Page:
Charles Badger Clark

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Charles Badger Clark
Born January 1, 1883
Albia, Iowa, U.S.
Died September 26, 1957
Residence Custer State Park, South Dakota, U.S.
Alma mater Dakota Wesleyan University (did not graduate)
Occupation Poet

Charles Badger Clark (January 1, 1883 – September 26, 1957) was an American poet.[1][2][3][4]

Early life[edit]

Charles Badger Clark was born on January 1, 1883 in Albia, Iowa.[1][5] His family moved to Dakota Territory, where his father served as a Methodist preacher in Huron, Mitchell, Deadwood and Hot Springs.[1][2][3] He dropped out of Dakota Wesleyan University after he clashed with one of its founders, C.B. Clark.[1][5] He travelled to Cuba, returned to Deadwood, South Dakota, where he contracted tuberculosis, then moved to Tombstone, Arizona to assuage his illness with the dry weather.[1][3][4][5] He returned again to South Dakota in 1910 to take care of his ailing father.[1][2][3][4] There, he contracted tuberculosis.[3]

Career[edit]

Clark published his first poetry collection in 1917. In 1925, he moved to a cabin in Custer State Park in the Black Hills of South Dakota, where he lived for thirty years and continued to write poetry.[1][2][4][5][6]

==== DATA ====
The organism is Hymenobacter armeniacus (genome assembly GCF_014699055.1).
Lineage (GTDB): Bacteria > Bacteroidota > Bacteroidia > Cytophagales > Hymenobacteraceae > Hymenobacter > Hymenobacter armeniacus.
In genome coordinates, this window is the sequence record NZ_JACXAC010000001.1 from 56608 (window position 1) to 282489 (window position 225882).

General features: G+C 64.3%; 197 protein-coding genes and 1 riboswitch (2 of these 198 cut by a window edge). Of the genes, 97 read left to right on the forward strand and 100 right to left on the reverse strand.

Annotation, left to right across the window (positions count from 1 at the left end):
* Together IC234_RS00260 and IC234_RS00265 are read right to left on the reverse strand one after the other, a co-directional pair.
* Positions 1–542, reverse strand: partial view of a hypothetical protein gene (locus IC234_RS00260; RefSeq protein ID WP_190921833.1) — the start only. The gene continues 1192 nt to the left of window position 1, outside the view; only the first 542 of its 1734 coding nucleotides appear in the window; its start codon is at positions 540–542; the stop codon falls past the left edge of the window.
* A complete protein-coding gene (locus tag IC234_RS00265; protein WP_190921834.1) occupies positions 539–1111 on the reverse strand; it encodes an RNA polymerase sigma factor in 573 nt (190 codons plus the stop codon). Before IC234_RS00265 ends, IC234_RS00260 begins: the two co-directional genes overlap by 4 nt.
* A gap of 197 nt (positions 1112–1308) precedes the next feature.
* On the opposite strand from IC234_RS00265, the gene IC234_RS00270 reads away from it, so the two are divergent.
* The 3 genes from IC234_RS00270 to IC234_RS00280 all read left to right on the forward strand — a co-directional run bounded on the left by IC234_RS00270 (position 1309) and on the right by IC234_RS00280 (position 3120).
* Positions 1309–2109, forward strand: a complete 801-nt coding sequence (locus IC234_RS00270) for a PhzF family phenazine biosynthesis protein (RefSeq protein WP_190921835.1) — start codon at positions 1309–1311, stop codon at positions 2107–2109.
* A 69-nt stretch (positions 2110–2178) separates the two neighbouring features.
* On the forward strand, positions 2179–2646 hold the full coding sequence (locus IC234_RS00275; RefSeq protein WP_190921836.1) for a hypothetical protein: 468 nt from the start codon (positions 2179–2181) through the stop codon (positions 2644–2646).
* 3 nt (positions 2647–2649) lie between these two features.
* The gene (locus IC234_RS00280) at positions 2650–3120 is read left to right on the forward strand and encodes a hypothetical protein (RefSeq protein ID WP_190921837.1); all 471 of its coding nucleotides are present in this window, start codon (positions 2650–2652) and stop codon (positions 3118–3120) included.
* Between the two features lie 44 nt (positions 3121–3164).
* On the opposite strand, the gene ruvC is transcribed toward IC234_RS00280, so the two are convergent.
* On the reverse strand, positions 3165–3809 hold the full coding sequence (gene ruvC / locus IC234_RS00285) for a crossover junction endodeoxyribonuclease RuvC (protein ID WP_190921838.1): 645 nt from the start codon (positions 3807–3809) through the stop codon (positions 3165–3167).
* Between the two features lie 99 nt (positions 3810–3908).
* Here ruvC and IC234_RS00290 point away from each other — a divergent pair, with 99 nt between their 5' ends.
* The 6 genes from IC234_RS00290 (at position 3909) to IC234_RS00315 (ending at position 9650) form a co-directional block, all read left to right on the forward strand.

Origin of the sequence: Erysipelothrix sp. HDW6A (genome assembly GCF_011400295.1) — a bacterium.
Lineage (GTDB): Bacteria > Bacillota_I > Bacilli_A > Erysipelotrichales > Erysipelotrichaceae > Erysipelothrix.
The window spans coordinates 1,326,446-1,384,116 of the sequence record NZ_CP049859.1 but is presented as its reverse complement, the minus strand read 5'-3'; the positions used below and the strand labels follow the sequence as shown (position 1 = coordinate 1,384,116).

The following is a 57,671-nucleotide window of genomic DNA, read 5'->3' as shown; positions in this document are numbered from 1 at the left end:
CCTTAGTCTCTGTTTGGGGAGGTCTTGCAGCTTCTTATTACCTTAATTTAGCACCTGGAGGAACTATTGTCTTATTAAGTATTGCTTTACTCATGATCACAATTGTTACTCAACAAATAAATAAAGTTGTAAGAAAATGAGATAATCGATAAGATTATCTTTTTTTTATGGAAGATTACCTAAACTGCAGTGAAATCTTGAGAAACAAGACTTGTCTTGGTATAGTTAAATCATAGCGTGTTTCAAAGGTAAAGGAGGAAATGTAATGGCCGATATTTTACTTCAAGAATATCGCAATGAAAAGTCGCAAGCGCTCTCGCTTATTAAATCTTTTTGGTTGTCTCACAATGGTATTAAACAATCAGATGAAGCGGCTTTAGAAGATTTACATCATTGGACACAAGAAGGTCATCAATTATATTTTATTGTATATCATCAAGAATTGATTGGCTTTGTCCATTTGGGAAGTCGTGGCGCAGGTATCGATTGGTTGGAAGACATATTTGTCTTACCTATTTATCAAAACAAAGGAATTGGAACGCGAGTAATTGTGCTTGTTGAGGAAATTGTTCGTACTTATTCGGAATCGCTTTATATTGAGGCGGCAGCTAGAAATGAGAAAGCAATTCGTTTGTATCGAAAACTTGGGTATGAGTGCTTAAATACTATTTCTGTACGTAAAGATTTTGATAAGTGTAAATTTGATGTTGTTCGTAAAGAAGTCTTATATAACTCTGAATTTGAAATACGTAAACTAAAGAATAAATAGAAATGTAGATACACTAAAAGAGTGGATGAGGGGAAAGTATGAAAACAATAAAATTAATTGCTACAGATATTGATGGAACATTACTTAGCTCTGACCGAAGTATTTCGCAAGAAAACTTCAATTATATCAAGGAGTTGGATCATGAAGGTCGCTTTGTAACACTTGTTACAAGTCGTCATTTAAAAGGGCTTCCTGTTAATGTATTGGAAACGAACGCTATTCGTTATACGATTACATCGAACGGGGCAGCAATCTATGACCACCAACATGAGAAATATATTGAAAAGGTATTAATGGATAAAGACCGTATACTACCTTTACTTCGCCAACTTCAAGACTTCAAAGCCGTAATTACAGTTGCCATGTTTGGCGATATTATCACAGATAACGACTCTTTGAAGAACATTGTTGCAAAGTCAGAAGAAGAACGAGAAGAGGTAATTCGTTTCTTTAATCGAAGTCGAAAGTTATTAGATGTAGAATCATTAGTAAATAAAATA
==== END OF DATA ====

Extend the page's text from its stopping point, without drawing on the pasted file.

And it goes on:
Clark was named the Poet Laureate of South Dakota by Governor Leslie Jensen in 1937.[2][7] His work was published in Sunset Magazine, The Pacific Monthly, Arizona Highways, Colliers, Century Magazine, the Rotarian, and Scribner's.[7]

Death and legacy[edit]

Clark died on September 26, 1957.[3]

His poem entitled 'Lead My America' was performed by the Fred Waring Chorus in 1957.[5] In 1969, Bob Dylan recorded 'Spanish is the Loving Tongue'.[3] In America by Heart, Sarah Palin quotes his poem entitled 'A Cowboy's Prayer' as one of the prayers she likes to say.[8]

Bibliography[edit]

  • Grass-Grown Tales (1917)
  • Sun and Saddle Leather (1919)
  • Spike (1925)
  • When Hot Springs Was a Pup (1927)
  • God of the Open
  • Sky Lines and Wood Smoke (1935)
  • The Story of Custer City, S.D. (1941)
  • Boot and Bylines (posthumous, 1978)
  • Singleton (posthumous, 1978)

Books[edit]

  • Jessi Y. Sundstrom: Badger Clark, Cowboy Poet with Universal Appeal, Custer, S.D., 2004

References[edit]

  1. ^ a b c d e f g Badger Clark Memorial Society, biography
  2. ^ a b c d e Dakota Wesleyan University biography
  3. ^ a b c d e f g Black Hills Visitor Magazine biography
  4. ^ a b c d Marsha Trimble, 'Who is Badger Clark?', in True West Magazine, 08/25/2009 "Archived copy". Archived from the original on 2011-07-17. Retrieved 2011-01-04. 
  5. ^ a b c d e South Dakota Public Broadcasting biography
  6. ^ Badger Hole
  7. ^ a b Badger Clark Memorial Society, homepage
  8. ^ Sarah Palin, America by Heart: Reflections on Family, Faith, and Flag, New York: HarperCollins Publishers, 2010, pp. 230-231

External links[edit]